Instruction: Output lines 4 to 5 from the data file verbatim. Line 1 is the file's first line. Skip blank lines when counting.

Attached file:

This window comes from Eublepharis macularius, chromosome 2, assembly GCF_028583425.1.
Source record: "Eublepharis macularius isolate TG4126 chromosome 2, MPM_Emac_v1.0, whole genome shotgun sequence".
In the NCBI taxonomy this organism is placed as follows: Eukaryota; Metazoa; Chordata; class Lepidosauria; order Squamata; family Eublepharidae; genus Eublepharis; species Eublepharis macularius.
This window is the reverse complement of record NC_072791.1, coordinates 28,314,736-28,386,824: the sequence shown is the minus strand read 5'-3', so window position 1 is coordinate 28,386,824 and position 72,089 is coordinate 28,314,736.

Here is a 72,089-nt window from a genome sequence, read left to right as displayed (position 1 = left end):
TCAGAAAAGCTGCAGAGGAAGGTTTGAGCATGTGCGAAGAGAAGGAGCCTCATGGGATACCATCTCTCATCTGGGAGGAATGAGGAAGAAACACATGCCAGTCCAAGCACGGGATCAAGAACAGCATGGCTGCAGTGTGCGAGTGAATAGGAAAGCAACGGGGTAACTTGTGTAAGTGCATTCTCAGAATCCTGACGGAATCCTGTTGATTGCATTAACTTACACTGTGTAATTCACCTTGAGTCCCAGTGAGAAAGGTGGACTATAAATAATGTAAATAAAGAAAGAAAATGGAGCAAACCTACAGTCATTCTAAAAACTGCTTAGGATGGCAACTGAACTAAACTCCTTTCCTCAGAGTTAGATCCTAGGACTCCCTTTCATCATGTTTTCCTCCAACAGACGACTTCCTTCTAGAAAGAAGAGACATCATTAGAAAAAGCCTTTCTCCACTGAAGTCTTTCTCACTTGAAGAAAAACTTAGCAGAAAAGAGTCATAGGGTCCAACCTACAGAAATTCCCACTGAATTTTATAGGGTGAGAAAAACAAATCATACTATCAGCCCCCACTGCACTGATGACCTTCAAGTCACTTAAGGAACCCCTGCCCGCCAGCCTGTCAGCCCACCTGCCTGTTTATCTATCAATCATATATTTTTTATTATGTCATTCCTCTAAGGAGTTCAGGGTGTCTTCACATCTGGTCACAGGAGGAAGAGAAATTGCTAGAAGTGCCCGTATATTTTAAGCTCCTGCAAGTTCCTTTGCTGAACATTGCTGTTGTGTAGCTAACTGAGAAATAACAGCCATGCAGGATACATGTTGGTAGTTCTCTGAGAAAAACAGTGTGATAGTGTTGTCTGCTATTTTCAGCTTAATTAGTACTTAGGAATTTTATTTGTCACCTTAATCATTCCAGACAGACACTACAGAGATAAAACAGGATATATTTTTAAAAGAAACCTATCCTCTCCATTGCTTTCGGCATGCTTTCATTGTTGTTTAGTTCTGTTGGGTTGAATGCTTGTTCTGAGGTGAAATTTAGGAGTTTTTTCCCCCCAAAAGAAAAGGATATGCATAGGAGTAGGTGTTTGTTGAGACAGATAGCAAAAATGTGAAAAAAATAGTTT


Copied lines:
This window is the reverse complement of record NC_072791.1, coordinates 28,314,736-28,386,824: the sequence shown is the minus strand read 5'-3', so window position 1 is coordinate 28,386,824 and position 72,089 is coordinate 28,314,736.

Here is a 72,089-nt window from a genome sequence, read left to right as displayed (position 1 = left end):